The first step in building a fixie is in acquiring the base bike. You’ll notice that many of these are built from old ten speeds. Throughout the 70’s and 80’s the era of the 10 speed there were dozens of makers of bikes that collectors call lightweights. Most lightweight were built in Europe or Japan and of course featured 10 speeds (2 X 5). These came in many different levels of quality so this will help you to choose one. I am making assumptions here, the first is that you want the easiest conversion (least cost and headaches). The second assumption is that you want the bike to be relatively light, and the last is that you want to spend less than $200 on the whole thing. With this in mind I set out for a bike that has several features, horizontal dropouts are the most important. Here is what they look like:
The reason for this is it allows you to put a chain on and tension it without the use of chain tensioners.
Outside of this there are several things that will help you achieve the other goals (light and cheap).
First where to find. Well almost every teen in the 70’s and 80’s had a 10 speed so these are collecting dust all over the US. The cheapest place to find is garage sales but that is a process and not always successful. I usually look for sales that specifically call out bikes. Typically these will sell for $25-50 max. I have seen them lower but not often. Another place to look is craigslist.org and check your city under the For Sale - Bike area. Here’s the problem, people on craigslist know you are looking for this so the prices are outrageous. The other problem is that in most cases they have already done the conversion so they want to make a buck on it. Often they are building fixies out of the worst junk on the planet. You can look here but it’s not worth the time typically. Plus you need to deal with the normal flakiness of craigslist people. You can always check ebay but usually the shipping alone kills the deal even if you can find the great deal. If you want a really high end frame like a Colnago or a Merxck eBay is the place.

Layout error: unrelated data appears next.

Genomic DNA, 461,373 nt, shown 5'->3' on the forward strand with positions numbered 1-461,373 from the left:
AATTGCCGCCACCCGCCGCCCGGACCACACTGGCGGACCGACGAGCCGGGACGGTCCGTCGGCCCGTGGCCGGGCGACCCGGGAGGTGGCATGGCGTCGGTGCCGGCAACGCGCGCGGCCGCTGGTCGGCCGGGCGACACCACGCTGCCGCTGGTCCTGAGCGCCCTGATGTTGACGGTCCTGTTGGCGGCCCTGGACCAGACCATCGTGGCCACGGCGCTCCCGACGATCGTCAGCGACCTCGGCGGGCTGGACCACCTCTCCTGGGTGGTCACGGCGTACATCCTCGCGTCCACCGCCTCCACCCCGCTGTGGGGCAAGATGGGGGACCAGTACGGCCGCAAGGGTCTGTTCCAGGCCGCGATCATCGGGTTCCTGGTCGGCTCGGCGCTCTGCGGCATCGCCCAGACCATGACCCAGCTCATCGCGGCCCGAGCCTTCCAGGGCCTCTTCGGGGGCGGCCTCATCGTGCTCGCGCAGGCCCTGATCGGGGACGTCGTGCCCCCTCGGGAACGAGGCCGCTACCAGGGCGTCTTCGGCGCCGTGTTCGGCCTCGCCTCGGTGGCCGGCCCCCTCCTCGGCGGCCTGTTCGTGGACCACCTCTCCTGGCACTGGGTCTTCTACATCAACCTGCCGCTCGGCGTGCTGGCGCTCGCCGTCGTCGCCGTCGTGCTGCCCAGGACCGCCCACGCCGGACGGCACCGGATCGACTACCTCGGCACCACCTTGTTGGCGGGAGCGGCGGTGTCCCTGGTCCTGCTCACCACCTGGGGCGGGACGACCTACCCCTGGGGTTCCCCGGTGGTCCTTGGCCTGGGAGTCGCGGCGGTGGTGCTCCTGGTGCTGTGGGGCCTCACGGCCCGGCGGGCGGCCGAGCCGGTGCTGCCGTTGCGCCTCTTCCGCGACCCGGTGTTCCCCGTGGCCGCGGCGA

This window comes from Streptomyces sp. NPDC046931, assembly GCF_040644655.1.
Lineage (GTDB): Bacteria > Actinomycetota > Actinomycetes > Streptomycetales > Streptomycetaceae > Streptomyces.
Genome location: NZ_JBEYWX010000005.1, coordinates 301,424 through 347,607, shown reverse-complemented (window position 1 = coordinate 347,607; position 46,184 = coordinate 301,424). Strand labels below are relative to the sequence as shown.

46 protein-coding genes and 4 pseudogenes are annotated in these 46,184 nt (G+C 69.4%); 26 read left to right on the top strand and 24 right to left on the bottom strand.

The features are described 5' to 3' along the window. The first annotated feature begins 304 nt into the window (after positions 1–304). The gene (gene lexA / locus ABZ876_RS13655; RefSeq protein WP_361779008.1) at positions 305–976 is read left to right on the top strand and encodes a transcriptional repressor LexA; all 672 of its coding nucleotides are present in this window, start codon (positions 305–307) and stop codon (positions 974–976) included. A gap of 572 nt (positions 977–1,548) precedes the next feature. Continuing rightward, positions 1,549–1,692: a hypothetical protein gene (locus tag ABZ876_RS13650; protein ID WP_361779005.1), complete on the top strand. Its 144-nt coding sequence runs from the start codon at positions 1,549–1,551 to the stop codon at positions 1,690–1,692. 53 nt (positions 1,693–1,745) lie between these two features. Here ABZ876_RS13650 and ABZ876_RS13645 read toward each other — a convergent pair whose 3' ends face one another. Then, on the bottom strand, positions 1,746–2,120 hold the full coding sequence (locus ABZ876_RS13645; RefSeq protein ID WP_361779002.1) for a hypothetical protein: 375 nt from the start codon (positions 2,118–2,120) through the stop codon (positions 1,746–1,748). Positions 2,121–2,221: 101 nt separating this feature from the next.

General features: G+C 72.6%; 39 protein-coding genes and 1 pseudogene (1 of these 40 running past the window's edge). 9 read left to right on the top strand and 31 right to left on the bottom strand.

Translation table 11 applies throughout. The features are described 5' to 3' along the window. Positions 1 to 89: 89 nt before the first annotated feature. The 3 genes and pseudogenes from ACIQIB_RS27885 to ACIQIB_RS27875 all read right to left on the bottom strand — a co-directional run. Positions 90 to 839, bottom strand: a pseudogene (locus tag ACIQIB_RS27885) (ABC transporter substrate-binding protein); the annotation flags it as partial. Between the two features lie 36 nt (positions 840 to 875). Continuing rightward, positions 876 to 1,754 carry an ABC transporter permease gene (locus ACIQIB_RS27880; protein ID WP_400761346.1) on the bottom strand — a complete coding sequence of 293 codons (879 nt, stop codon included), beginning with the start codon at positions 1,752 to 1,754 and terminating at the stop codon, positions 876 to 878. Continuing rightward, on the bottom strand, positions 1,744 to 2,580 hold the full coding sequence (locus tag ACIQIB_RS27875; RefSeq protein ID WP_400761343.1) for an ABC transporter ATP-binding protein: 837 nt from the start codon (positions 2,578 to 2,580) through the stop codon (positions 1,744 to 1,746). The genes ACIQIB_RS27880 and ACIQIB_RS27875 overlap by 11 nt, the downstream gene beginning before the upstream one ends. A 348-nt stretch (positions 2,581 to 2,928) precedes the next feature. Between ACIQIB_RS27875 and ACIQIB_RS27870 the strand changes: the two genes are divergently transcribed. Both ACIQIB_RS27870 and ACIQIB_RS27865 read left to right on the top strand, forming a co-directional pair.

I went to a police auction which is the most fun way to buy. If for no other reason, go because you will not believe what some people will pay for a huffy. Take advantage of the preview. Look for bikes that are your size (standover them if you can’t tell, you should have about 1″ of clearance, for a fixie a little more is not a bad idea). Next make sure it has the following: Horizontal Dropouts, Aluminum Hubs, Stainless Steel Spokes, and Aluminum Handlebars. If it has all these and it looks like it’s not trashed it’s likely a worthy base. If you want higher end maybe look for a alloy seat post, look for a quick release rear wheel. Mainly look for something that looks like it was cares for. Spin the wheels, look out for rusted out chains and bent frames and forks. Try to pick out 4-5 of these. Our auction had 112 bikes and we found 6 excellent candidates and a few that would work but were just OK. Let someone else buy the first one unless it’s your perfect one. There will be others there for the exact same thing so the first one is usually the most expensive. We got ours for $75.
What we ended up with is a mid range Raleigh lightweight from the 80’s. The Alloy cranks will likely need very little change. The wheels have alloy rims and hubs and stainless spokes so there is a good chance we can either just add a freewheel if a single speed is the goal, or lace in a new flip flop or fixie hub. This has perfect alloy platform pedals. It also has a double butted frame so when we are done it will be nice and light. The tires are shot but usually you’ll want new tires anyways. The seat is also not perfect but could work. Fenders? Rack? We’ll see if they stay.